WILDLIFE ISSUES UPDATES: FALL, 2017

By Jim Akenson, Conservation Director

Cougar Plan:

The new Cougar Plan will be up for approval at the October Commission Meeting in Prineville.  OHA will be endorsing this plan as it continues, and expands, management actions and hunting opportunities for this species.

Wolf Plan:

The Wolf Plan is the most controversial of the three plans under “review and revision” but it too should be getting an adoption vote by the Commission later this fall, likely in December at the Salem meeting.  OHA generally endorses this plan but we are still pushing to see clearer language on the future of hunting as a tool in wolf population management.  We feel this is a key part of normalizing this species – to be more similar to cougars and black bears in this state.

Turkey Plan:

As Thanksgiving approaches, everyone should have a turkey plan. OHA has met with ODFW staff regarding the Turkey Management Plan.  We have encouraged language which reveres this species and does not just emphasize damage control, but instead promote this management concept, with: “The goal of Oregon’s turkey harvest management is to offer the greatest recreational opportunity while ensuring viable huntable populations into the future.“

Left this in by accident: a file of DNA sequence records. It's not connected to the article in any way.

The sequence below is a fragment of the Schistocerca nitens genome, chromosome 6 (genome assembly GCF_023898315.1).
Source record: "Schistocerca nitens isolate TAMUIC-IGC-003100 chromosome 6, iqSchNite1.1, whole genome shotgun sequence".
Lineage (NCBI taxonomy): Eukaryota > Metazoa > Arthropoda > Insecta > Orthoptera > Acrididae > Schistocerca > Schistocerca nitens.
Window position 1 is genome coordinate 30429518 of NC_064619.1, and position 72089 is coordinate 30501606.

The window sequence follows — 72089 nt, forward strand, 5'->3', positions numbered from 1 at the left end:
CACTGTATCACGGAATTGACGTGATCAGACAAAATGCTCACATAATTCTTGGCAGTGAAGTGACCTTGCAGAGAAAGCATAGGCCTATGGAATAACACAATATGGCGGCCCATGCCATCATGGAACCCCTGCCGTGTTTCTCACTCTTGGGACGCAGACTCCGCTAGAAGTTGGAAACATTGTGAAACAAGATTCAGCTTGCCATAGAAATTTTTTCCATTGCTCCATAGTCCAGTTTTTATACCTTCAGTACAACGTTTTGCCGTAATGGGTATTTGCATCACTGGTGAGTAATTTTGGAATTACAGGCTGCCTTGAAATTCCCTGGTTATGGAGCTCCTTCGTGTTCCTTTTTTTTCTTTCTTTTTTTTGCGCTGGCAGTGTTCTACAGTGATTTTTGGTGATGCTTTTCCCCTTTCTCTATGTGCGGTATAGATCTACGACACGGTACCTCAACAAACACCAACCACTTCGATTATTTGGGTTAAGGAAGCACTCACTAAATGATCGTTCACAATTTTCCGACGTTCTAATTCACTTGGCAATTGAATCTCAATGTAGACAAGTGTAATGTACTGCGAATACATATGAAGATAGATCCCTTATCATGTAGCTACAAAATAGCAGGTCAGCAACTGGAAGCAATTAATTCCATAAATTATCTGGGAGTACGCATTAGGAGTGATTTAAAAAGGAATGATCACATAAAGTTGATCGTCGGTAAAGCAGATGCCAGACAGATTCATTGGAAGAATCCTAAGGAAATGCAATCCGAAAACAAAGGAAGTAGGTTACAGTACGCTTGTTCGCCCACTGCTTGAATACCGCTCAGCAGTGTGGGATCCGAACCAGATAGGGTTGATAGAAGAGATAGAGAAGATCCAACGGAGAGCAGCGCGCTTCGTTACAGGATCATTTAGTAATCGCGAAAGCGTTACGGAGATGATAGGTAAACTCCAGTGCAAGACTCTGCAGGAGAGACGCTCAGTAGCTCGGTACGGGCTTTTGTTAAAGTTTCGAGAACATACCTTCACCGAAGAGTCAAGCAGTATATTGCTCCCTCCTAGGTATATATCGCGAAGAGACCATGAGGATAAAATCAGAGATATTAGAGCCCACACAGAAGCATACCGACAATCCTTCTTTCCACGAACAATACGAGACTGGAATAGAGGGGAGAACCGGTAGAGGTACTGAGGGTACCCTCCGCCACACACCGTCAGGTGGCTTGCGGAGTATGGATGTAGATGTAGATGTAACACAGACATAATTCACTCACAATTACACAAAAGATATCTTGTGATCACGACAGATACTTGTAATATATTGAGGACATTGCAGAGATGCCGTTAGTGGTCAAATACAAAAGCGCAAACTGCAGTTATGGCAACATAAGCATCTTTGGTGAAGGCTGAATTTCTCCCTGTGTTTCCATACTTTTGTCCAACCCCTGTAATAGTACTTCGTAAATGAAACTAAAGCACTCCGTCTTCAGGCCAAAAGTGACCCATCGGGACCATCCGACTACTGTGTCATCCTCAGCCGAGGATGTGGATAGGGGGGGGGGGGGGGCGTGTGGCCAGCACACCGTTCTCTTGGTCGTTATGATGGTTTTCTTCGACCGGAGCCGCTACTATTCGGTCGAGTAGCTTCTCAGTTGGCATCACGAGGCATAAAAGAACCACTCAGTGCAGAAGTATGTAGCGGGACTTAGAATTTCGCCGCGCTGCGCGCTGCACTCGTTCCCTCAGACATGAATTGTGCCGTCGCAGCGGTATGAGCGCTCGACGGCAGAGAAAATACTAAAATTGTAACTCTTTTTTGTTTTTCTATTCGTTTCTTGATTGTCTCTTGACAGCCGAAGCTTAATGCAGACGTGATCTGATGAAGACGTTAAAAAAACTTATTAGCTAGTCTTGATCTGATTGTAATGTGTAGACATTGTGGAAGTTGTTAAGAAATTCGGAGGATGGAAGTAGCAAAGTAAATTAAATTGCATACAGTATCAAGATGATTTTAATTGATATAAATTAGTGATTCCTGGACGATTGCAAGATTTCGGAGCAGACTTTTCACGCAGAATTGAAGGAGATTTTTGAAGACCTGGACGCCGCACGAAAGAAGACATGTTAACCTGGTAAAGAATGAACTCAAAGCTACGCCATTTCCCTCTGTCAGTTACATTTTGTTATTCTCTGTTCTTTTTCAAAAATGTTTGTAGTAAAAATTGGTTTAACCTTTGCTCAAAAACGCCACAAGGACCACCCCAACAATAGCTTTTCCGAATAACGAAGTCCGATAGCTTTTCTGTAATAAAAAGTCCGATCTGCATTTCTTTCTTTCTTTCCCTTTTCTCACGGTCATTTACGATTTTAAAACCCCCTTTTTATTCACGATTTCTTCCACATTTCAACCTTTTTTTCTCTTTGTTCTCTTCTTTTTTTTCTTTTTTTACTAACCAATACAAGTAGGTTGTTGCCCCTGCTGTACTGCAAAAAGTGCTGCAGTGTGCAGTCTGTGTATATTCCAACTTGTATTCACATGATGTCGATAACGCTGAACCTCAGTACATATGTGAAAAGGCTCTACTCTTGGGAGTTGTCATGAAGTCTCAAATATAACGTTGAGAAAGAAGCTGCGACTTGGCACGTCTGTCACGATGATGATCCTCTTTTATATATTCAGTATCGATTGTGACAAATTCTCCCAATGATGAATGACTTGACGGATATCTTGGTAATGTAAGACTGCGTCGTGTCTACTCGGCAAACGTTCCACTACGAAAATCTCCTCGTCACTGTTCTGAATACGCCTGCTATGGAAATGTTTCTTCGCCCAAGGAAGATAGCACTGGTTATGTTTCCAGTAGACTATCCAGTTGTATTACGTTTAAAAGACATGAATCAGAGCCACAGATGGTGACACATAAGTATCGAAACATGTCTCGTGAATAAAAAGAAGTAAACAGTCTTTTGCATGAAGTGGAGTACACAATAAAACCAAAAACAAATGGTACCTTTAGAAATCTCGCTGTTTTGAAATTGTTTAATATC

Big Game Regulation Setting:

In September the Oregon Fish & Wildlife Commission approved the hunting regulations for the 2018 calendar year.  OHA has reviewed and commented on these regulations which closely mirror the previous 2-year big game rules.  There is still the possibility of emergency changes if we have another hard winter like this past one.

Another regulation topic, still pending, is the simplification of Oregon’s hunting regulations.  This will likely be implemented for 2019.  OHA will actively participate in this process to ensure that both our hunting heritage, and opportunities, are protected into the foreseeable future.

Ochoco Summit Trail System:

OHA has engaged in a legal complaint on this trail, strictly based on elk disturbance and the proposed plan not considering the additional potential for moving elk from public to private land.

Chesnimnus Elk Redistribution:

This program is in the second year of active monitoring to see how elk respond to hunting and other human activities.  Both private and public lands have organized groups to work on solutions, including; recommendations to adjust hunting regulations, increase hunter access onto private lands, and create a security corridor on public land to better hold elk.

 

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